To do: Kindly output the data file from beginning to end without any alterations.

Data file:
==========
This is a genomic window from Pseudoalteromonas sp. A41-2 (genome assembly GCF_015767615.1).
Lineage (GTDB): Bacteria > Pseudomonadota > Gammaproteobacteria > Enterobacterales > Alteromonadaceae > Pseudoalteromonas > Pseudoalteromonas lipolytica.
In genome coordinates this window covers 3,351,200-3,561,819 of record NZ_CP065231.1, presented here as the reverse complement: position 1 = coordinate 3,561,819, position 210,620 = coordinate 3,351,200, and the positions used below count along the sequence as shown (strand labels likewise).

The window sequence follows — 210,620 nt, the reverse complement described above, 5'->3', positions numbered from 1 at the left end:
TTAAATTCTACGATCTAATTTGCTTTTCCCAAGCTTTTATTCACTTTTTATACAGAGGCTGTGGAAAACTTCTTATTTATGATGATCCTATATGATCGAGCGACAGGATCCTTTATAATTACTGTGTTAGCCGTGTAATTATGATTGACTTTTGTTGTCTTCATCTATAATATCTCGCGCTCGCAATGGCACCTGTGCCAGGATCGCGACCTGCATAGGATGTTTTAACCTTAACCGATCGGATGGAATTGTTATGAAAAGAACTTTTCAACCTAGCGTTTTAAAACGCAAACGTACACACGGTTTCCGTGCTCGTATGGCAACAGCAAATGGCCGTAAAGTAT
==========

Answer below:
This is a genomic window from Pseudoalteromonas sp. A41-2 (genome assembly GCF_015767615.1).
Lineage (GTDB): Bacteria > Pseudomonadota > Gammaproteobacteria > Enterobacterales > Alteromonadaceae > Pseudoalteromonas > Pseudoalteromonas lipolytica.
In genome coordinates this window covers 3,351,200-3,561,819 of record NZ_CP065231.1, presented here as the reverse complement: position 1 = coordinate 3,561,819, position 210,620 = coordinate 3,351,200, and the positions used below count along the sequence as shown (strand labels likewise).

The window sequence follows — 210,620 nt, the reverse complement described above, 5'->3', positions numbered from 1 at the left end:
TTAAATTCTACGATCTAATTTGCTTTTCCCAAGCTTTTATTCACTTTTTATACAGAGGCTGTGGAAAACTTCTTATTTATGATGATCCTATATGATCGAGCGACAGGATCCTTTATAATTACTGTGTTAGCCGTGTAATTATGATTGACTTTTGTTGTCTTCATCTATAATATCTCGCGCTCGCAATGGCACCTGTGCCAGGATCGCGACCTGCATAGGATGTTTTAACCTTAACCGATCGGATGGAATTGTTATGAAAAGAACTTTTCAACCTAGCGTTTTAAAACGCAAACGTACACACGGTTTCCGTGCTCGTATGGCAACAGCAAATGGCCGTAAAGTAT